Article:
'I hope not,' said the Frog complacently. 'Arguments are extremely rude everybody in good society thinks the same. Good-bye a second time; I see my daughters in the distance;' and the little Frog swam away.
'You are a very irritating person,' said the Rocket, 'and very ill-bred. I hate people who talk about themselves, as you do, when one wants to talk about oneself, as I do. It is what I call selfishness, and selfishness is a most detestable thing especially to any one of my temperament, for I am well known for my sympathetic nature. In fact, you should take example by me, you could not possibly have a better model. Now that you have the chance you had better avail yourself of it, for I am going back to Court almost immediately. I am a great favourite at Court; in fact, the Prince and Princess were married yesterday in my honour. Of course you know nothing of these matters, for you are a provincial.'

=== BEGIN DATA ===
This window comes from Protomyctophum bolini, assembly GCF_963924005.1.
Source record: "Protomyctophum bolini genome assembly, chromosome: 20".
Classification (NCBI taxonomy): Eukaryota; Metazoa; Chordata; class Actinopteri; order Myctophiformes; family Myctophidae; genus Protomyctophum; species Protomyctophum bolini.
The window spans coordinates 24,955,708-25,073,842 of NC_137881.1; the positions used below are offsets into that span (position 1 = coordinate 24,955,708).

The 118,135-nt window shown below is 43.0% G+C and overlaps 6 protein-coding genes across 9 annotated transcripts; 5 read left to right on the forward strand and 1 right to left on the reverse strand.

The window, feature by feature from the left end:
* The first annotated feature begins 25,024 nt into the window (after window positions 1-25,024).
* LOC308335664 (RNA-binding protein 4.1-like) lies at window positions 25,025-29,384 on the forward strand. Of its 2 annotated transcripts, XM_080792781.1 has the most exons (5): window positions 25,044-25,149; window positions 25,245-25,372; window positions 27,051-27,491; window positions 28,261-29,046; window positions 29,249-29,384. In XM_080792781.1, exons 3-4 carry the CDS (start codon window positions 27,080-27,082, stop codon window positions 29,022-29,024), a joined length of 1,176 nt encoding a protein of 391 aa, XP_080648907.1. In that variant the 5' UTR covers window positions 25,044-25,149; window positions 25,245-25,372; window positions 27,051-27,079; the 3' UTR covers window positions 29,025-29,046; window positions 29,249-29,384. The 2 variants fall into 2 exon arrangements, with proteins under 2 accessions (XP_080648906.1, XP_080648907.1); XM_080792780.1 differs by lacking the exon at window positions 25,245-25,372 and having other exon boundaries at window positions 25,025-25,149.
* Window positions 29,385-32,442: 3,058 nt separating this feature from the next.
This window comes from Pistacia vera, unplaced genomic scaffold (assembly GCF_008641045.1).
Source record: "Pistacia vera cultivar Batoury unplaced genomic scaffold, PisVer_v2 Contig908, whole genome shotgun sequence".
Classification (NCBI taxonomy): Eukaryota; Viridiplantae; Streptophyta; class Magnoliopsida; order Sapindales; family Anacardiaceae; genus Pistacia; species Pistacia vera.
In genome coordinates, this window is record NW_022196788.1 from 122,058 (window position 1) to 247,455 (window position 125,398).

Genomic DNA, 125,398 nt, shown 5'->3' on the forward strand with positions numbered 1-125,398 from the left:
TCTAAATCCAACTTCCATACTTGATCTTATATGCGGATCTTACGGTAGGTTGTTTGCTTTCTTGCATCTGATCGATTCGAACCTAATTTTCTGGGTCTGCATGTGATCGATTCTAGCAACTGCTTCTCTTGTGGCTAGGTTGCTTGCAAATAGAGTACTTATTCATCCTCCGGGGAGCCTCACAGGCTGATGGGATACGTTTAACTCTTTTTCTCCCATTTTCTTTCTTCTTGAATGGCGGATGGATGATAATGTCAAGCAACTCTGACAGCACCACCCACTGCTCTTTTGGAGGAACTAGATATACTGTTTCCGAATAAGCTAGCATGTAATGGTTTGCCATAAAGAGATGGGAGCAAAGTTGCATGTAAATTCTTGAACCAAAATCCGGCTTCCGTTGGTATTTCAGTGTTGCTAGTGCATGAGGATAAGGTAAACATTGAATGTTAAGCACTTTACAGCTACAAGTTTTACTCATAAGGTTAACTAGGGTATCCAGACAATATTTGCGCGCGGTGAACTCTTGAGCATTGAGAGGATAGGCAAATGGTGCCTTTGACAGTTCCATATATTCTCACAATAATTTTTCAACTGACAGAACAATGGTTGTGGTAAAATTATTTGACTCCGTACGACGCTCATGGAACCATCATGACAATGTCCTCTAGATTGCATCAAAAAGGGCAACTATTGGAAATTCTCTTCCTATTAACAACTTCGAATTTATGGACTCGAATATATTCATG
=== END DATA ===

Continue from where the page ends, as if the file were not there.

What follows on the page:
'There is no good talking to the frog,' said a Dragon-fly, who was sitting on the top of a large green bulrush; 'no good at all - he has already gone away.'
'Well, that is his loss, not mine,' answered the Rocket. 'I am not going to stop talking to him merely because he pays no attention. I like hearing myself talk. It is one of my greatest pleasures. I often have long conversations all by myself, and I am so clever that sometimes I don't understand a single word of what I am saying.'
'Then you should certainly lecture on Philosophy said the Dragon-fly; and he spread a pair of lovely gauze wings and soared away into the sky. 'How very silly of him not to stay here!' said the Rocket. 'I am sure that he has not often got such a chance of improving his mind. However, I don't care a bit. Genius like mine is sure to be appreciated some day;' and he sank down a little deeper into the mud.
After some time a large White Duck swam up to him. She had yellow legs, and webbed feet, and was considered a great beauty on account of her waddle.